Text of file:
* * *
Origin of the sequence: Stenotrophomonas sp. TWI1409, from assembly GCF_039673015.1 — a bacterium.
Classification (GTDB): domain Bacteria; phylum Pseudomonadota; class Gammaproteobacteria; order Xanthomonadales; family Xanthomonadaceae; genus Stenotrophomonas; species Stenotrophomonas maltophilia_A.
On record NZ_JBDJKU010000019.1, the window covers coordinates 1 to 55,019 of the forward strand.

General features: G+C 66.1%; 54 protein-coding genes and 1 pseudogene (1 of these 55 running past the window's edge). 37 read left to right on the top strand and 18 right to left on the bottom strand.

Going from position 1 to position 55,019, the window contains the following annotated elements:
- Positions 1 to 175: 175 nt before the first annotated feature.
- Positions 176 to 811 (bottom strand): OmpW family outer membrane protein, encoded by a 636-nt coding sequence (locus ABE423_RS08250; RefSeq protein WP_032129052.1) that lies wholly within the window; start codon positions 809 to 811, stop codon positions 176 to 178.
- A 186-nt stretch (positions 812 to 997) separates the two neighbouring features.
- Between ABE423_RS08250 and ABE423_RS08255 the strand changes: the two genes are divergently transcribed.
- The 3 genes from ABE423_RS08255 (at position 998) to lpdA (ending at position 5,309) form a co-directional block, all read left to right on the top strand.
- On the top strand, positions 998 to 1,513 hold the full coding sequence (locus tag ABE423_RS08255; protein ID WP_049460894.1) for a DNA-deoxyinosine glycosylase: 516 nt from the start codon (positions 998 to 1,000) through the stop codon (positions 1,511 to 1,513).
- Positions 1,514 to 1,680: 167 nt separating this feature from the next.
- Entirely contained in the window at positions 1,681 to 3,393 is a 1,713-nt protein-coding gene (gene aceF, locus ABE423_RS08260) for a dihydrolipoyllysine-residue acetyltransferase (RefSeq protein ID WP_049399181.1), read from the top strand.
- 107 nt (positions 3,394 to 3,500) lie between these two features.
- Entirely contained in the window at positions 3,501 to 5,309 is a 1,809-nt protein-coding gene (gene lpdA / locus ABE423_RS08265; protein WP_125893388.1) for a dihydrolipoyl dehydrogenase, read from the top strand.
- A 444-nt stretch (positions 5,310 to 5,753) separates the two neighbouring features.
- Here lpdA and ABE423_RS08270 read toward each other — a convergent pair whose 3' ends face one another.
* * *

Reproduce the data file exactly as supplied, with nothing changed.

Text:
Origin of the sequence: Stenotrophomonas sp. TWI1409, from assembly GCF_039673015.1 — a bacterium.
Classification (GTDB): domain Bacteria; phylum Pseudomonadota; class Gammaproteobacteria; order Xanthomonadales; family Xanthomonadaceae; genus Stenotrophomonas; species Stenotrophomonas maltophilia_A.
On record NZ_JBDJKU010000019.1, the window covers coordinates 1 to 55,019 of the forward strand.

General features: G+C 66.1%; 54 protein-coding genes and 1 pseudogene (1 of these 55 running past the window's edge). 37 read left to right on the top strand and 18 right to left on the bottom strand.

Going from position 1 to position 55,019, the window contains the following annotated elements:
- Positions 1 to 175: 175 nt before the first annotated feature.
- Positions 176 to 811 (bottom strand): OmpW family outer membrane protein, encoded by a 636-nt coding sequence (locus ABE423_RS08250; RefSeq protein WP_032129052.1) that lies wholly within the window; start codon positions 809 to 811, stop codon positions 176 to 178.
- A 186-nt stretch (positions 812 to 997) separates the two neighbouring features.
- Between ABE423_RS08250 and ABE423_RS08255 the strand changes: the two genes are divergently transcribed.
- The 3 genes from ABE423_RS08255 (at position 998) to lpdA (ending at position 5,309) form a co-directional block, all read left to right on the top strand.
- On the top strand, positions 998 to 1,513 hold the full coding sequence (locus tag ABE423_RS08255; protein ID WP_049460894.1) for a DNA-deoxyinosine glycosylase: 516 nt from the start codon (positions 998 to 1,000) through the stop codon (positions 1,511 to 1,513).
- Positions 1,514 to 1,680: 167 nt separating this feature from the next.
- Entirely contained in the window at positions 1,681 to 3,393 is a 1,713-nt protein-coding gene (gene aceF, locus ABE423_RS08260) for a dihydrolipoyllysine-residue acetyltransferase (RefSeq protein ID WP_049399181.1), read from the top strand.
- 107 nt (positions 3,394 to 3,500) lie between these two features.
- Entirely contained in the window at positions 3,501 to 5,309 is a 1,809-nt protein-coding gene (gene lpdA / locus ABE423_RS08265; protein WP_125893388.1) for a dihydrolipoyl dehydrogenase, read from the top strand.
- A 444-nt stretch (positions 5,310 to 5,753) separates the two neighbouring features.
- Here lpdA and ABE423_RS08270 read toward each other — a convergent pair whose 3' ends face one another.